Lack of time, resources to blame for primary care doctors rarely counseling women on birth-defect-causing drugs
Primary care physicians (PCPs) claim they have neither the time nor the resources to provide women with information on whether the drugs they prescribe can cause miscarriages or birth defects, a new study finds. Eleanor Bimla Schwarz, M.D., M.S., and her colleagues at the University of Pittsburgh conducted 8 focus groups of 48 PCPs. They found that, although these doctors feel responsible for counseling women on the effect so-called teratogenic drugs may have on an unborn child, they encounter several barriers in routinely providing this information. These include short appointment times, lack of reimbursement for counseling, limited resources for finding up-to-date information on teratogenic drugs, difficulty in determining women's reproductive plans, and concerns that discussing a drug's side effects may result in a woman refusing to take it.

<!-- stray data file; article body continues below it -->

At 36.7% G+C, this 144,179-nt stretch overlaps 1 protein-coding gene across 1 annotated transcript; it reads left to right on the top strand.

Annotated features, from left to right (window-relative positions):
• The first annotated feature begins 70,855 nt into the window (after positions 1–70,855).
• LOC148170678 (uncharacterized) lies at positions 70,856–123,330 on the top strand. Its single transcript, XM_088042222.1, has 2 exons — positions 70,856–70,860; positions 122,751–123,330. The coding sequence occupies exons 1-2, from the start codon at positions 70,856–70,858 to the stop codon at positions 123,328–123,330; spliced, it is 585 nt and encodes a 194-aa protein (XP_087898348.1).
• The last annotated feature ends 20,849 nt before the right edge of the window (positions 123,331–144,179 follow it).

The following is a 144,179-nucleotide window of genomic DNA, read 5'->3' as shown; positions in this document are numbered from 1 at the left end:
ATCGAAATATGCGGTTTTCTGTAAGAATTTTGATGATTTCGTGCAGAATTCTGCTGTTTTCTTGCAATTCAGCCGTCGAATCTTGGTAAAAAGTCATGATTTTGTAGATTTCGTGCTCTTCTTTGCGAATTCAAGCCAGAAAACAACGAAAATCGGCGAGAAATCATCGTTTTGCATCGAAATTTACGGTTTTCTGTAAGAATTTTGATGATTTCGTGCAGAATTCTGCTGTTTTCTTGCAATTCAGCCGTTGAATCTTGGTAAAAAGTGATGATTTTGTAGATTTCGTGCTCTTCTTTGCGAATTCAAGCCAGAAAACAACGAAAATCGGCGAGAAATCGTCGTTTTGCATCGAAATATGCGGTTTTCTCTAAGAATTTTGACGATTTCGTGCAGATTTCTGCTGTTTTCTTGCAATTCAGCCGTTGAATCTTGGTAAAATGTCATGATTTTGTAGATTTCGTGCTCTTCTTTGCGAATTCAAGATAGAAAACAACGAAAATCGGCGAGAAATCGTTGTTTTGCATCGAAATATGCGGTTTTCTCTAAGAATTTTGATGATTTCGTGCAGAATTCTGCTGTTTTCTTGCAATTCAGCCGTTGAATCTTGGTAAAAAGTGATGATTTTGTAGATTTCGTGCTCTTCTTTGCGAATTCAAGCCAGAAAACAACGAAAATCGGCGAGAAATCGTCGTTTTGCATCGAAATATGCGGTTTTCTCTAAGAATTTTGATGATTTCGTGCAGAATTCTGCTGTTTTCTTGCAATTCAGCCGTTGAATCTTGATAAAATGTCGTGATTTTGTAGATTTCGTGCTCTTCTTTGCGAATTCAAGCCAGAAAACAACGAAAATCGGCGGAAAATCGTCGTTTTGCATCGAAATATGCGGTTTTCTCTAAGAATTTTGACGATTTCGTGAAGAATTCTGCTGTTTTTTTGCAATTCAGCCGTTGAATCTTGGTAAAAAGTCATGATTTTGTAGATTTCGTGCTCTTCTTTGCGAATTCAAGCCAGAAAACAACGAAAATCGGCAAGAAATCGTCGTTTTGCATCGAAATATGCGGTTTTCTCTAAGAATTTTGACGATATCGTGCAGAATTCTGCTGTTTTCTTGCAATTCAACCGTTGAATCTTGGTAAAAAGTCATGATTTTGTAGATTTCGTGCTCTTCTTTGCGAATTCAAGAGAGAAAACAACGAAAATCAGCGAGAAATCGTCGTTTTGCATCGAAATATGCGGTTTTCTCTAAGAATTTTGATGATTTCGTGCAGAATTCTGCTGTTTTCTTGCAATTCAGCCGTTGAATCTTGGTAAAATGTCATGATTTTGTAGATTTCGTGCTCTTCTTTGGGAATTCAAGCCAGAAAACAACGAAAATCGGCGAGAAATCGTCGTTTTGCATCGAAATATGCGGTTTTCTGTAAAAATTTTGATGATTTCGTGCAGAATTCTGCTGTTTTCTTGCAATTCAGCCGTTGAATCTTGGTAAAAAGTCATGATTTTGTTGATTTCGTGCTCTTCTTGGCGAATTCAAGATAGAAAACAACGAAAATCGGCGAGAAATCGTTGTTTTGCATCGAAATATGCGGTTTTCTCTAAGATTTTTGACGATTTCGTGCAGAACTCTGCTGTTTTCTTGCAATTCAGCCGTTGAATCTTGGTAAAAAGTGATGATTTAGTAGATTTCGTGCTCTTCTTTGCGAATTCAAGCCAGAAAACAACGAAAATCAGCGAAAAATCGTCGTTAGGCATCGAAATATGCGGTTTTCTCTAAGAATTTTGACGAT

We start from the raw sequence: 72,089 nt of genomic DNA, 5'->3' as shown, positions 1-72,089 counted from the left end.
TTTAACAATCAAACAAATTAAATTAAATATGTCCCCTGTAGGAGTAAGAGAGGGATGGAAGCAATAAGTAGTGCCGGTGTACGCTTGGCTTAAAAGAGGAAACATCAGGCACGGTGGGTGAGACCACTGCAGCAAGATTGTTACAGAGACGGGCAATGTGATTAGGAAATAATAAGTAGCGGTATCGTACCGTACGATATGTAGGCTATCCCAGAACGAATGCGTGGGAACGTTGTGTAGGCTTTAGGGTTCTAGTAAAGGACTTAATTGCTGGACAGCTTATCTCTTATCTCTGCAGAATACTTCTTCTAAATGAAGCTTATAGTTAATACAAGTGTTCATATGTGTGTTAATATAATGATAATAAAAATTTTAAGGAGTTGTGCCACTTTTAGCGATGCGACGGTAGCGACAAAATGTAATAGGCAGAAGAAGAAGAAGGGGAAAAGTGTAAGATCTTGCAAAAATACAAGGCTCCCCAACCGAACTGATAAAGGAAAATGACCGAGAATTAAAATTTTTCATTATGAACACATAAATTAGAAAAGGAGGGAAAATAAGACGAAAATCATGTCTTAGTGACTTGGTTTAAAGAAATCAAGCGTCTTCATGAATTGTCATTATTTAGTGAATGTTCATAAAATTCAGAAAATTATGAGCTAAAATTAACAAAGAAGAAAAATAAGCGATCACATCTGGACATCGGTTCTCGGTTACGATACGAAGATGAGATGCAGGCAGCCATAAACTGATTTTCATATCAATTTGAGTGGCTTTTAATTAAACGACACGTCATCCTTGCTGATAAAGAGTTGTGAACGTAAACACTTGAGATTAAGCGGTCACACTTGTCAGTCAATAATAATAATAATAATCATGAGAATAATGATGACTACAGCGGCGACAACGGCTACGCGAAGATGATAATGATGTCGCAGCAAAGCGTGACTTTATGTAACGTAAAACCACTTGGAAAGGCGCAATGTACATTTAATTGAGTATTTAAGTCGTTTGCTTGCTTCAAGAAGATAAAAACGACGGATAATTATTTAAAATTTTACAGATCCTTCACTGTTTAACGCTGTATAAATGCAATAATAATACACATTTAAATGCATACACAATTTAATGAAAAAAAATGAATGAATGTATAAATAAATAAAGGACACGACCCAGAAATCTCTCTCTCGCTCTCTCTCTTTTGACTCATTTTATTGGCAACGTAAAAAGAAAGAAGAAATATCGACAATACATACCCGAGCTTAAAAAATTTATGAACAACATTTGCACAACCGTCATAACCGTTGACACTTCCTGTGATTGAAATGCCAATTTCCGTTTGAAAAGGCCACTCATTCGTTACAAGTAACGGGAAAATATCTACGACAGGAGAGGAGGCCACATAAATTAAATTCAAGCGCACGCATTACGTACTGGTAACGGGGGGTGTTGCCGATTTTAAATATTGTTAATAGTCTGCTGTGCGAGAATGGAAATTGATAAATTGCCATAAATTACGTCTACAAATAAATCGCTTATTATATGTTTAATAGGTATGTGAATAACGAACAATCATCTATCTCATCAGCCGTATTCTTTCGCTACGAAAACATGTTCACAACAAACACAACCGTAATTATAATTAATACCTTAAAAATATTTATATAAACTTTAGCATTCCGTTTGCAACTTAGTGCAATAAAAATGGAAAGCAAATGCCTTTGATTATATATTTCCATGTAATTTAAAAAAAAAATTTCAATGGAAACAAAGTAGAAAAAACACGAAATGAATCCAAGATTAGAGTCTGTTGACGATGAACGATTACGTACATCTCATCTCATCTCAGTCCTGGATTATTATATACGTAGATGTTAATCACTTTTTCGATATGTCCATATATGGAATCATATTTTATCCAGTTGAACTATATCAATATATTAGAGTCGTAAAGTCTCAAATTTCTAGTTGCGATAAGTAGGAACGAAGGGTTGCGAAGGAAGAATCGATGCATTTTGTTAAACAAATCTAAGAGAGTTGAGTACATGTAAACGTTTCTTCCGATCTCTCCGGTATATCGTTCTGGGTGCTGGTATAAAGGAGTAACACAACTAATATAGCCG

The PCPs proposed technological solutions, including online resources that provide plain-language information on the risks of taking teratogenic drugs and reminders to ask a woman about her pregnancy plans in electronic medical records or when computerized order entry is used to issue prescriptions. The doctors also suggested development of patient education materials to assist them in informing their patients of drug risks but said they would still have difficulty finding time to go over the information with their patients.
The authors hope that pinpointing these barriers and gathering suggestions from PCPs will assist in ensuring women receive timely information on the risks of birth defects caused by medicines. They also note a toll-free information service from the Organization of Teratology Information Specialists that may assist PCPs in finding the information they seek on these drugs. This study was funded in part by the Agency for Healthcare Research and Quality (HS17093).
See "Perspectives of primary care clinicians on teratogenic risk counseling," by Dr. Schwarz, Aimee Santucci, Ph.D., Sonya Borrero, M.D., and others in the October 2009 Birth Defects Research (Part A) Clinical and Molecular Teratology 85(10), pp. 858-863.
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